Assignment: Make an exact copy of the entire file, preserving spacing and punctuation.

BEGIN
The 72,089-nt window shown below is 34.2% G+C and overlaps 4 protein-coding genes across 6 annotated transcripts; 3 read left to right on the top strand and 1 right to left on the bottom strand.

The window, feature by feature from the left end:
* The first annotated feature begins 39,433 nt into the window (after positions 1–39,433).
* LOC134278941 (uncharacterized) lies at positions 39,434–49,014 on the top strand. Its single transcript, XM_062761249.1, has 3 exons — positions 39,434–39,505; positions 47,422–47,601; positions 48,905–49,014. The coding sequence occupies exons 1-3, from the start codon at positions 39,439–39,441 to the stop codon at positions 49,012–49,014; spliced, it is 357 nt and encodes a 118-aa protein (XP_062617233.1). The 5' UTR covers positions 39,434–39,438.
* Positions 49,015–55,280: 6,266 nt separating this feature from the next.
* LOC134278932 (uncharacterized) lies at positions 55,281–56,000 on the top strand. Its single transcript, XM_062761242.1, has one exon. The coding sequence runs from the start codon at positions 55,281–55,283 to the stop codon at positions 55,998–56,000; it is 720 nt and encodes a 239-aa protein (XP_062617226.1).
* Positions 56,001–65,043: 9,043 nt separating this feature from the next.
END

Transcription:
The 72,089-nt window shown below is 34.2% G+C and overlaps 4 protein-coding genes across 6 annotated transcripts; 3 read left to right on the top strand and 1 right to left on the bottom strand.

The window, feature by feature from the left end:
* The first annotated feature begins 39,433 nt into the window (after positions 1–39,433).
* LOC134278941 (uncharacterized) lies at positions 39,434–49,014 on the top strand. Its single transcript, XM_062761249.1, has 3 exons — positions 39,434–39,505; positions 47,422–47,601; positions 48,905–49,014. The coding sequence occupies exons 1-3, from the start codon at positions 39,439–39,441 to the stop codon at positions 49,012–49,014; spliced, it is 357 nt and encodes a 118-aa protein (XP_062617233.1). The 5' UTR covers positions 39,434–39,438.
* Positions 49,015–55,280: 6,266 nt separating this feature from the next.
* LOC134278932 (uncharacterized) lies at positions 55,281–56,000 on the top strand. Its single transcript, XM_062761242.1, has one exon. The coding sequence runs from the start codon at positions 55,281–55,283 to the stop codon at positions 55,998–56,000; it is 720 nt and encodes a 239-aa protein (XP_062617226.1).
* Positions 56,001–65,043: 9,043 nt separating this feature from the next.